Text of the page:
Poets & Quants Best & Brightest: Joseph Peter Park Florendo

Poets & Quants Best & Brightest: Joseph Peter Park Florendo

Initially posted by Poets & Quants,  on June 08, 2020

Poets & Quants’ 3rd annual Best & Brightest Online MBA feature celebrates 50 MBA graduates from 2020.

The list highlights military commanders, entrepreneurs, engineers, and even doctors pursuing their MBA degrees via online programs. The variety of backgrounds and industries of the Online MBA students featured is vast and includes JWMI alumnus Joseph Peter Park Florendo.

Joseph Peter Park Florendo

JPMorgan Chase, Vice President – Cybersecurity and Technology Controls
Undergraduate School and Degree: Carnegie Mellon University, Bachelor of Science in Information Systems
Age: 36
Hometown: Seoul, Korea, and Manila, Philippines

What achievement are you most proud of in your professional career?

Although I am usually risk-averse, I surprised myself early in my professional career by making a switch to cyber-forensics in 2009. The learning curve was steep, and I felt I had wasted some years by switching gears, but the move paid off in spades. I feel lucky to be able to look back and not regret that bold, early decision. Throughout my career, I helped to set up cyber-forensics functions in several organizations; I attribute those valuable opportunities to my decision to specialize early on. Although I am not able to get into any details, I have helped avert and solve crises small and large, which continue to serve as proud achievements in a fulfilling career.

Why did you choose this school’s online MBA program?

With a fulfilling full-time job and two young sons, flexibility and cost were key. The online program best suited my schedule, and the program offered a merit-based International Leadership Scholarship, which helped defray the cost. Ultimately it was Jack Welch’s reputation, his level of involvement in the curriculum, and his engagement with the students that drove me to choose the Jack Welch Management Institute.

What was your favorite part of being in an online MBA program?

My favorite part of the online MBA program was that the assignments and projects that made up the practical portion of the modules apply to real-world situations. Much of the time, I applied the module’s lessons to my professional role looking at business processes, people and team management, budgeting, etc. However, I found myself applying other modules such as business strategy and entrepreneurship to projects outside of work, such as a family-owned business venture. I found that the application of the modules to issues that matter to me makes them more engaging and enjoyable.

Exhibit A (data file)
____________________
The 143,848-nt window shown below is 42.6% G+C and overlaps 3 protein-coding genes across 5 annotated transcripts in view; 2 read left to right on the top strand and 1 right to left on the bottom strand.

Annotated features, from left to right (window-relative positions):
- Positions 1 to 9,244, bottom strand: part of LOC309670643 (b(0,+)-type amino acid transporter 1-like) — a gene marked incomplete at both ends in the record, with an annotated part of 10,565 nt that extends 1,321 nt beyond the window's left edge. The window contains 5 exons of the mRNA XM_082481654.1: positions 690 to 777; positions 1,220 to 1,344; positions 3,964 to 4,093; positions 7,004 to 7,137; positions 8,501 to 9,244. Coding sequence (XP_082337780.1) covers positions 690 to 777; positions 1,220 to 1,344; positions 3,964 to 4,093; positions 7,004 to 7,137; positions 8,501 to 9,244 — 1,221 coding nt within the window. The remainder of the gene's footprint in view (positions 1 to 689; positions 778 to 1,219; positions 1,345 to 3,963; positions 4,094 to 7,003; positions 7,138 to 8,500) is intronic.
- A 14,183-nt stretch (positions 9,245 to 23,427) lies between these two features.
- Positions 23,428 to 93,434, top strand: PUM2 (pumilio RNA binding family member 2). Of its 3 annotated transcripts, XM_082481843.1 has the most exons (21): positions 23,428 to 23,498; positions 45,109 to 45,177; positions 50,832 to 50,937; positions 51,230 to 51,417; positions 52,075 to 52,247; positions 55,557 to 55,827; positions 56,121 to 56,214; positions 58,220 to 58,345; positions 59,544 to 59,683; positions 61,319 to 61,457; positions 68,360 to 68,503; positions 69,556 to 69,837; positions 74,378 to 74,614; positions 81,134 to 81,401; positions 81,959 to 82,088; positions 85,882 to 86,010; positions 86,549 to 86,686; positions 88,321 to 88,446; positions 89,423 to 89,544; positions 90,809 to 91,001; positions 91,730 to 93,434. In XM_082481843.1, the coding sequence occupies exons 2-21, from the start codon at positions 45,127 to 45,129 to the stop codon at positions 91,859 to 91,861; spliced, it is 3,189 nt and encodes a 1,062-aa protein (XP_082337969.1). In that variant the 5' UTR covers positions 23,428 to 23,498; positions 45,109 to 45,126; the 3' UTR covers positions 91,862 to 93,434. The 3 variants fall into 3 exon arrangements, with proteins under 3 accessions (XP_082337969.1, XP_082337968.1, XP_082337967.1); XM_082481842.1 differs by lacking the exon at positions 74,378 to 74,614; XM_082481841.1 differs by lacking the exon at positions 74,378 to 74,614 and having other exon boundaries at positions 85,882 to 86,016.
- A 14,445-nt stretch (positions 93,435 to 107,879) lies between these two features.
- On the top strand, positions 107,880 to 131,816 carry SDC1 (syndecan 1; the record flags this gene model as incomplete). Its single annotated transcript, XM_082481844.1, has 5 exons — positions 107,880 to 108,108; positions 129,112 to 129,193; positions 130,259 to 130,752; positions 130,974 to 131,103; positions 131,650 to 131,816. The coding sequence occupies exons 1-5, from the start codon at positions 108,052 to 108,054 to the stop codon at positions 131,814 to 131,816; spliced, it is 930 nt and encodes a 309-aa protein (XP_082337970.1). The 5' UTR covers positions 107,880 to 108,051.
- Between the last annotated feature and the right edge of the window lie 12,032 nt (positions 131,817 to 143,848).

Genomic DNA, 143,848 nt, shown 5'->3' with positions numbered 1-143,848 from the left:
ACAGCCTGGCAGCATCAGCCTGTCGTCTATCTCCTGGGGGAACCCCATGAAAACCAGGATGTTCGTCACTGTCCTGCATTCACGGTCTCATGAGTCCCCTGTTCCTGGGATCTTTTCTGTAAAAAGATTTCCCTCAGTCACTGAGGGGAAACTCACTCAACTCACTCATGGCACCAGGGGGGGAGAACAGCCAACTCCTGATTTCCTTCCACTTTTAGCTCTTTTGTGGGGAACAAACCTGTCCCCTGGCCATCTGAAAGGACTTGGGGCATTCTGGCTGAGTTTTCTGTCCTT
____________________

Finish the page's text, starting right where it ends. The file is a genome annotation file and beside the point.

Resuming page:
I found myself applying other modules such as business strategy and entrepreneurship to projects outside of work such as a family-owned business venture.

What was the most surprising thing about an online learning environment?

I was initially worried about being one of the few non-U.S.-based students in my classes. I also wondered if the time zone difference of 12 or 13 hours (depending on daylight savings) would make it difficult for me to participate or be able to ask questions. However, I was pleasantly surprised that meetings took place with consideration for international students and that the professors really meant it when they said that we could give them a call anytime (within reason, of course) or send an email and get a response rather quickly. I was of the impression that this was as much a part-time role for them as it was for me. However, they proved to be as readily available and responsive as a full-time professor could be.

How did your online experience compare with your in-the-classroom experience as an undergraduate student?

I feel that the in-the-classroom format during my undergraduate years allowed for more guidance and structured learning. The online experience, however, catered well to my natural curiosity and propensity to research tangential topics for a broader understanding. I found myself thinking a lot more before being able to put pen on paper, or my fingers on the keyboard.

What would you change about an online MBA Program?

I think the 2020 pandemic has shown us that videoconferencing technology can be a substitute for face-to-face interaction. I would like to see those capabilities embraced for more interactive lectures, team discussions, or even informal coffee breaks or happy hours (depending on the time zone) between faculty and students. Also, as an international student, I am naturally biased in wanting to change U.S.-centric terms and measurements to a global standard.

How has your online education helped you in your current job?

The program expanded my knowledge base and broadened my perspective, both of which have allowed me to analyze situations holistically in terms of the broader business mission and communicate better solutions with confidence.

What is your ultimate long-term professional goal?

One of my goals would be to step out of a purely technical role and be in a position to mentor up-and-coming talent. Great managers and leaders mentored me throughout my career, and I benefited immensely from those interactions. I feel that Jack Welch’s take on the MBA, in particular, prepared me for this goal.